The cry you hear repeatedly is "We got our number one pick!" People say it so often it seems like no one gets anything except their first, or possibly second, choice. The reality is the only people who say anything are the minority of lucky students who matched at their top choices. The rest of us are silenced by stigma. Admitting you matched to anything other than number one is admitting that programs didn’t want you. Programs’ decisions for who they want most are largely arbitrary; they’re picking from a pool of well-qualified candidates they just met. This perceived rejection can make you believe the lie that you’re not good enough.
It took time to pick up the pieces of my lost dreams, but I’m grateful we matched where we did. My husband’s training has been solid, and the culture of his residency has been a better fit than he would likely have found elsewhere. His career will be fine. We’ve met wonderful people and had great experiences. We would still rather have our number-one pick, but we are happy and life is good. Life works out, but it can be an emotionally draining journey to make that happen.
When dealing with disappointment from the match, here are my thoughts for survival and growth:
- Don’t envy those who did better in the match. It accomplishes nothing and poisons you and your relationships with your friends who had better luck in this fickle process. So much of it is arbitrary, and chance has a huge role in it. Congratulate your friends for their good fortune, even if it takes time for you to genuinely feel happy for them.
- Don’t resent your husband or blame him for the match results. Let go of the "if only he had . . . ." thoughts, unless there’s a real lesson to be learned that can be applied to future experiences. Everyone has shortcomings and no one knows his better than you, but let them go. Go ahead and hate the match itself if you need to channel the anger toward something.
- "Comparison is the thief of joy." (Theodore Roosevelt) Don’t dwell on what might have been because distant grass always seems greener. We aren’t close enough to see other programs’ warts, so we assume they are better than the life we are living with all its bumps and imperfections. For example, one program we highly ranked seemed fantastic. I spent too much time thinking "If only we were there, then residency would be better, he’d be working less, and life would be wonderful." Several years post Match, my husband spoke at conferences with their residents. The program had education problems and a malignant culture. The wonderful promises they’d made during interviews hadn’t been kept. But because all I’d known was their excellent presentation during the interview process, they’d seemed ideal. No residency is perfect, and if you can’t see their flaws, you don’t really know them yet.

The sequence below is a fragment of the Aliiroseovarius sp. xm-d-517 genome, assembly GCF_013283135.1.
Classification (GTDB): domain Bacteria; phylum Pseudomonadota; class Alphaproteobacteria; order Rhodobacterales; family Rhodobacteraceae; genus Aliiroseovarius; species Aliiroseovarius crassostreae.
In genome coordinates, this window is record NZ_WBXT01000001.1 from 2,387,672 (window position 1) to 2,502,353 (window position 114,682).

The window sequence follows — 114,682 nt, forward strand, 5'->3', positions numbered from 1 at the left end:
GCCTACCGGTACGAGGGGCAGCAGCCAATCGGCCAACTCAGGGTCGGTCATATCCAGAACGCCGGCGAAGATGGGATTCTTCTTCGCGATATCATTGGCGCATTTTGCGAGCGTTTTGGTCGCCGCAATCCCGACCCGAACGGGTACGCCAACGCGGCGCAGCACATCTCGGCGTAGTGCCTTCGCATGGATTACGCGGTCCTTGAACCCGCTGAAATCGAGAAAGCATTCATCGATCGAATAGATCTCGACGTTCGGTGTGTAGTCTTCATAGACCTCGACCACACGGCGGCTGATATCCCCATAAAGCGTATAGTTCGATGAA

- Don’t badmouth your destination. Whatever institution you’re headed to has people who love it and are proud of it. Disparaging the program or the town can only burn bridges. So sure, tell your mom you’re disappointed, but limit that information to your inner circle and never on social media.
- Dive into your new city with gusto. Every city has something great to offer, whether it’s world class museums, a great park, or a fantastic neighbor. There’s a treasure there somewhere. You just have to find it.
- Establish your new place as home, both physically and in your heart. Home is where you and your partner live. It’s not where your parents live, and it’s not where you used to live. Invest a part of yourself in your new community.
- Build a tribe. It takes a village to raise a child, and it takes a tribe to survive residency. Reach out to your local medical alliance chapter, get to know your neighbors, join a club, and if applicable, jump into your faith community. You will need people whom you can call on during the many times disaster strikes and your resident spouse is not available. Start building those relationships from day one and residency will be far less lonely.
- Build up and encourage your spouse. Being rejected by a long list of programs is likely just the first in a long series of residency experiences that will hurt his confidence and his feelings. Be sure to let him know that you are proud of the person he is and the doctor he is becoming.
- Find things to love in your program. I’m not saying convince yourself this is a better outcome than your top choice, but find the things that can be appreciated about where you are. There’s something to love about his program, whether it’s great medical benefits and research opportunities or fresh cookies in the cafeteria. Find things to be grateful for, even if you have to dig deep. Gratitude seeds happiness and dispels resentments. Choose to be happy where you are.